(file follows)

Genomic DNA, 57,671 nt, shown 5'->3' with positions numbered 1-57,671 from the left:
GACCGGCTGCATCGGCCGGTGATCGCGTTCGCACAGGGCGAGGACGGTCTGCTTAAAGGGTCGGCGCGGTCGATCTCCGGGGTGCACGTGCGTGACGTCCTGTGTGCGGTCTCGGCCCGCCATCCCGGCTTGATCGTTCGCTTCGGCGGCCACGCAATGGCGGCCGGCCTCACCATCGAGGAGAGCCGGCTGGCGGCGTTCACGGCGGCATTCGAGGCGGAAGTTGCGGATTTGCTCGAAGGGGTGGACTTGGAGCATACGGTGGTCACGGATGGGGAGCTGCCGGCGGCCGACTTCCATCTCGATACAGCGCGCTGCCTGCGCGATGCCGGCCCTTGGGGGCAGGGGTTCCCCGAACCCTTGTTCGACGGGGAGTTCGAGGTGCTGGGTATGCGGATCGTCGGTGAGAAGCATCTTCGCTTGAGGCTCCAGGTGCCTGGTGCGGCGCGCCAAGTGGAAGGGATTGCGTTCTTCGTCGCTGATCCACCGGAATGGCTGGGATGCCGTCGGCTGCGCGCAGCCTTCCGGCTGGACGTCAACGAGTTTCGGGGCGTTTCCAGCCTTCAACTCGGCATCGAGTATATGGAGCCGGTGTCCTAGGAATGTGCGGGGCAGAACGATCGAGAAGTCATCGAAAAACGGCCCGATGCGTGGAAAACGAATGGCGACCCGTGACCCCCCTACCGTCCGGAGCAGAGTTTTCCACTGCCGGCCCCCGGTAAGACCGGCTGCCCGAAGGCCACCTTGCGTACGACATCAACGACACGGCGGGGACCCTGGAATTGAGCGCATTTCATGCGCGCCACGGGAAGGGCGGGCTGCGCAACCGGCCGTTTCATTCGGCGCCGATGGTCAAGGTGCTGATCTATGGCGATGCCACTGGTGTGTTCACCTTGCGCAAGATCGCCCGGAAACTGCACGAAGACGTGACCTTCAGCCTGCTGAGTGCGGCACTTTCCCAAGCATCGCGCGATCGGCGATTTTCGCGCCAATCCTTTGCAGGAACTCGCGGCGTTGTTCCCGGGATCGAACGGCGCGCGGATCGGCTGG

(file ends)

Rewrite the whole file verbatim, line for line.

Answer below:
Genomic DNA, 57,671 nt, shown 5'->3' with positions numbered 1-57,671 from the left:
GACCGGCTGCATCGGCCGGTGATCGCGTTCGCACAGGGCGAGGACGGTCTGCTTAAAGGGTCGGCGCGGTCGATCTCCGGGGTGCACGTGCGTGACGTCCTGTGTGCGGTCTCGGCCCGCCATCCCGGCTTGATCGTTCGCTTCGGCGGCCACGCAATGGCGGCCGGCCTCACCATCGAGGAGAGCCGGCTGGCGGCGTTCACGGCGGCATTCGAGGCGGAAGTTGCGGATTTGCTCGAAGGGGTGGACTTGGAGCATACGGTGGTCACGGATGGGGAGCTGCCGGCGGCCGACTTCCATCTCGATACAGCGCGCTGCCTGCGCGATGCCGGCCCTTGGGGGCAGGGGTTCCCCGAACCCTTGTTCGACGGGGAGTTCGAGGTGCTGGGTATGCGGATCGTCGGTGAGAAGCATCTTCGCTTGAGGCTCCAGGTGCCTGGTGCGGCGCGCCAAGTGGAAGGGATTGCGTTCTTCGTCGCTGATCCACCGGAATGGCTGGGATGCCGTCGGCTGCGCGCAGCCTTCCGGCTGGACGTCAACGAGTTTCGGGGCGTTTCCAGCCTTCAACTCGGCATCGAGTATATGGAGCCGGTGTCCTAGGAATGTGCGGGGCAGAACGATCGAGAAGTCATCGAAAAACGGCCCGATGCGTGGAAAACGAATGGCGACCCGTGACCCCCCTACCGTCCGGAGCAGAGTTTTCCACTGCCGGCCCCCGGTAAGACCGGCTGCCCGAAGGCCACCTTGCGTACGACATCAACGACACGGCGGGGACCCTGGAATTGAGCGCATTTCATGCGCGCCACGGGAAGGGCGGGCTGCGCAACCGGCCGTTTCATTCGGCGCCGATGGTCAAGGTGCTGATCTATGGCGATGCCACTGGTGTGTTCACCTTGCGCAAGATCGCCCGGAAACTGCACGAAGACGTGACCTTCAGCCTGCTGAGTGCGGCACTTTCCCAAGCATCGCGCGATCGGCGATTTTCGCGCCAATCCTTTGCAGGAACTCGCGGCGTTGTTCCCGGGATCGAACGGCGCGCGGATCGGCTGG